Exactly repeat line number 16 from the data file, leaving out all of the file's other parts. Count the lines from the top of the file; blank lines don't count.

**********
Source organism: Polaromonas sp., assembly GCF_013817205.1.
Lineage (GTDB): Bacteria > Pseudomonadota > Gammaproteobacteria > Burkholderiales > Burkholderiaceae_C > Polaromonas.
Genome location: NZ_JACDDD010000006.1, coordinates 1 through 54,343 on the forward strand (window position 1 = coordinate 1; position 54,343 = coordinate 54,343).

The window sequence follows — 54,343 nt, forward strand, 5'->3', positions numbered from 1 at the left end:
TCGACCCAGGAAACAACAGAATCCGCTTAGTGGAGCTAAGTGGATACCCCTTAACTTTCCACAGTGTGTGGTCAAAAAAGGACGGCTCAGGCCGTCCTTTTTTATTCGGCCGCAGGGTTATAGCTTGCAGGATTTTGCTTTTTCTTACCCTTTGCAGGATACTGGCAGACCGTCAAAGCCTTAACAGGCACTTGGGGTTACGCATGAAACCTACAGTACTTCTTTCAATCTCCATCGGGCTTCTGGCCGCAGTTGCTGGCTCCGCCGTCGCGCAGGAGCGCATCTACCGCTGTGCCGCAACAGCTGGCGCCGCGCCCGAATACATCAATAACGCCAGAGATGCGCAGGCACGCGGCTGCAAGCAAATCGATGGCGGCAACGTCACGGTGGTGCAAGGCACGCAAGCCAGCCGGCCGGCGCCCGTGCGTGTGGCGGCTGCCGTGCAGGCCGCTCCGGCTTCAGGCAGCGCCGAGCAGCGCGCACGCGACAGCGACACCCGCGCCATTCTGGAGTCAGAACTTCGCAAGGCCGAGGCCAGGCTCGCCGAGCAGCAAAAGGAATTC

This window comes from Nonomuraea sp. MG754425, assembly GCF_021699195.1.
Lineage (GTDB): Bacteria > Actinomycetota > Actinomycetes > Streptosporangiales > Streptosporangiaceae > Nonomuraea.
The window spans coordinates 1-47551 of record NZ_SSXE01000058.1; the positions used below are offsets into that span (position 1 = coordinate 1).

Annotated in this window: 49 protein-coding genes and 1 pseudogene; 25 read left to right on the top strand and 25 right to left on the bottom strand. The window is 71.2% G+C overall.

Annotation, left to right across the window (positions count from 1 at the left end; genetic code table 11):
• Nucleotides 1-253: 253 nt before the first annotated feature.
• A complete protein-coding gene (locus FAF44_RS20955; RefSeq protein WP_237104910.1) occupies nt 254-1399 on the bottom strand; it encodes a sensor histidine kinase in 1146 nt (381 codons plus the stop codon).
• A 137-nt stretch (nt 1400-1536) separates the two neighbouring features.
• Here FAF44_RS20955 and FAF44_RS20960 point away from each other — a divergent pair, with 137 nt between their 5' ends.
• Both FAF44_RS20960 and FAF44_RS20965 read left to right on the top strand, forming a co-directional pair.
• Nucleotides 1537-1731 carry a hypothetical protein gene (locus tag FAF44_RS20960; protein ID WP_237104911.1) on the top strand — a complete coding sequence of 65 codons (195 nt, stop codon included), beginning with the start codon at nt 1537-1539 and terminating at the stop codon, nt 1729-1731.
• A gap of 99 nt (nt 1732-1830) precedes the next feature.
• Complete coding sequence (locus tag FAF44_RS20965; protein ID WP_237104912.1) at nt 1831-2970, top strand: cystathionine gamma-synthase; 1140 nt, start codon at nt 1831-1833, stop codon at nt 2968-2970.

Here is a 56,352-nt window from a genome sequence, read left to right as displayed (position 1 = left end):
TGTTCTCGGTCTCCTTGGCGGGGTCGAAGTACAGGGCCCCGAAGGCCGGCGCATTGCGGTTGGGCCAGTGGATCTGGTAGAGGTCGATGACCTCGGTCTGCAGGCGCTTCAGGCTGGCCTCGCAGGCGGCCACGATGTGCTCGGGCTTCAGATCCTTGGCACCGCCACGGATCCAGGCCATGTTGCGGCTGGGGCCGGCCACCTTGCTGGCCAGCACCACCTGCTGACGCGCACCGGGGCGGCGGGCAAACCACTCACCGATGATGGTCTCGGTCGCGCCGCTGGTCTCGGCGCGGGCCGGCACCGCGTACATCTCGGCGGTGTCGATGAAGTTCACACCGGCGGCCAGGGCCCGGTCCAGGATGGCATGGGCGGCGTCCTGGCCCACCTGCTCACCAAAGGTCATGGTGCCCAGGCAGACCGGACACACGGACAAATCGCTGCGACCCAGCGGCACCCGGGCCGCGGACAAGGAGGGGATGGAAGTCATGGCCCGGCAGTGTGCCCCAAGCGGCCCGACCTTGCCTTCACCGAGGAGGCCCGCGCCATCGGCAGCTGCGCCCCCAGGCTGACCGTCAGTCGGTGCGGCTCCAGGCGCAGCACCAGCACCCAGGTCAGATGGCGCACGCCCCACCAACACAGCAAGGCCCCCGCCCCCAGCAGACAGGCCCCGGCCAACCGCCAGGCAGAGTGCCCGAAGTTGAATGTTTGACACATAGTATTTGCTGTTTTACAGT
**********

• Nucleotides 1537-1731 carry a hypothetical protein gene (locus tag FAF44_RS20960; protein ID WP_237104911.1) on the top strand — a complete coding sequence of 65 codons (195 nt, stop codon included), beginning with the start codon at nt 1537-1539 and terminating at the stop codon, nt 1729-1731.